To see part of the Smithsonian Gardens Orchid Collection on display, visit the Orchids In Focus exhibit at the United States Botanic Garden through April 27!

Julie Rotramel, Living Collections Specialist, Smithsonian Gardens

March 11, 2016 at 10:00 am Leave a comment

An Emerging Spectacle: Orchids in Focus at the United States Botanic Garden

The Bletillas are nearly in bloom, and we all know what that means—the annual orchid exhibit is upon us! This week’s post is a special preview of the exhibit, Orchids in Focus, which is produced in partnership between the United States Botanic Garden (USBG) and Smithsonian Gardens and opens this Saturday, February 27 and runs through April 17.

Some of my favorite orchids to photograph are the ones with barely emergent flowers. There is a sense of anticipation in the sight of unfurling petals, like those of the terrestrial Bletilla striata. Developing flowers often display curious shapes that remind us (like so many things) that there is a special beauty in the journey. Brassidiums are some of the best exemplars of this, since their elongated flowers have to unfold from buds that are the size of a fingertip.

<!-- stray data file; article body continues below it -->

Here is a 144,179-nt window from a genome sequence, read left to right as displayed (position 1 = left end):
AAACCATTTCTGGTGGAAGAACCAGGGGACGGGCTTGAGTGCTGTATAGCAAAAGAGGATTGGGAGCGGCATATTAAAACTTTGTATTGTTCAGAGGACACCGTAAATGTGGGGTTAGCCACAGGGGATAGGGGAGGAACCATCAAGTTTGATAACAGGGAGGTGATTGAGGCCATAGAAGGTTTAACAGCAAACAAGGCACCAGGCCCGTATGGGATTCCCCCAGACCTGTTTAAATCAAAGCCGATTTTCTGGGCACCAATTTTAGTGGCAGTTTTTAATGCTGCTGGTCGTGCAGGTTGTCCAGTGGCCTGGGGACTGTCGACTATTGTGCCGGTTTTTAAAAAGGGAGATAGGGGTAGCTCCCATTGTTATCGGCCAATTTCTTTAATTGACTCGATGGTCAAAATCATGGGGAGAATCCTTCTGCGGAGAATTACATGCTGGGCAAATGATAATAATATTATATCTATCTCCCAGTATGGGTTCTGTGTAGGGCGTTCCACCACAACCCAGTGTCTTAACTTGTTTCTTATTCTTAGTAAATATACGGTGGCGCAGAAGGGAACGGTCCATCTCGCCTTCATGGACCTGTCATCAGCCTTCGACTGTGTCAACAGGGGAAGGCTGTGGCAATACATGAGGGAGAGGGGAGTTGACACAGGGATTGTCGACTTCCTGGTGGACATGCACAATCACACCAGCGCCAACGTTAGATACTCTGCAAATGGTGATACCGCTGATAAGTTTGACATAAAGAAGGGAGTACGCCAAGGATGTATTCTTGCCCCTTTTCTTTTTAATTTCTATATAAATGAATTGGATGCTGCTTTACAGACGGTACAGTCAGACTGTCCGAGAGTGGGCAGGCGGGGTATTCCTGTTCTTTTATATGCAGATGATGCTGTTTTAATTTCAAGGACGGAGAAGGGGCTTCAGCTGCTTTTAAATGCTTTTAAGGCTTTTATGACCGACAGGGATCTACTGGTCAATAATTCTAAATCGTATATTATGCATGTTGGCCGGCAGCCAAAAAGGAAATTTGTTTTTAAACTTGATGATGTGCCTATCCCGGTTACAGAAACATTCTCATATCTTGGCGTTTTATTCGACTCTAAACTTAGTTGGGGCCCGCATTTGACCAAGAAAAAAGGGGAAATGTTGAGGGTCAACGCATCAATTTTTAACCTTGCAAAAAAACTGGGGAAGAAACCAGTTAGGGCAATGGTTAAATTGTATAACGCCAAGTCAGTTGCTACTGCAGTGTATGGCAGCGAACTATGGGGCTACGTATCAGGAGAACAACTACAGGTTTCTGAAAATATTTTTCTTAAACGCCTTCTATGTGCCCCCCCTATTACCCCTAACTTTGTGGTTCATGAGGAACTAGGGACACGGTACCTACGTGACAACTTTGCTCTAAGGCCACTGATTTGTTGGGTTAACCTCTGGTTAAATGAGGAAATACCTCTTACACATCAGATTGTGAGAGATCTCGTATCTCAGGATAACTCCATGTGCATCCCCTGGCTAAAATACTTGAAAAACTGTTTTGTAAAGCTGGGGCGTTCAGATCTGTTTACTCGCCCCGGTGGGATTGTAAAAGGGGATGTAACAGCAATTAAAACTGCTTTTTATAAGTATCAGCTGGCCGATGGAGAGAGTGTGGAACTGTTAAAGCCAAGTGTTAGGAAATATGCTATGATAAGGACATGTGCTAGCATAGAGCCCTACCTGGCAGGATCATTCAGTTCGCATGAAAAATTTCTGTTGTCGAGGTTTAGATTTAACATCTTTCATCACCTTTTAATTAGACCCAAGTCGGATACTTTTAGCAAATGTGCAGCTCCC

Orchids in Focus, which features plants from the Smithsonian Gardens Orchid Collection and the USBG’s collections, is also emerging from its so-called bud. My visit to the conservatory this past Wednesday found a flurry of activity in the East Gallery and finishing touches being put into place in the main Garden Court.

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I was able to catch up with a former Smithsonian Gardens intern who is now an orchid grower at the United States Botanic Garden. Justin gave a tour of the work-in-progress and it is clear that it will be quite a spectacle.

The exhibit’s theme highlights orchid photography and is surprisingly interactive since the photography in question is not only images you look at on the walls, but also what YOU take during your visit. Large frames have been constructed in the Garden Court for visitors to pose behind as they are “framed by orchids,” and another station for “orchid selfies” has been designated in front of two exquisite green walls. According to Justin, each side of the green wall takes five hours to build since orchids must be placed individually in the small pockets covering the surface. It sounds like a painstaking process, but the result is magnificent.

The East Gallery houses a tropical forest display which will feature terrestrial orchids from the understory and epiphytic orchids from the canopy on respective sides of the room. Over the next couple of days, USBG staff will be working hard to complete the exhibit, those last few flowers will finish opening, and your job… build anticipation, and get those cameras ready!

Julie Rotramel, Living Collections Specialist

February 26, 2016 at 9:45 am Leave a comment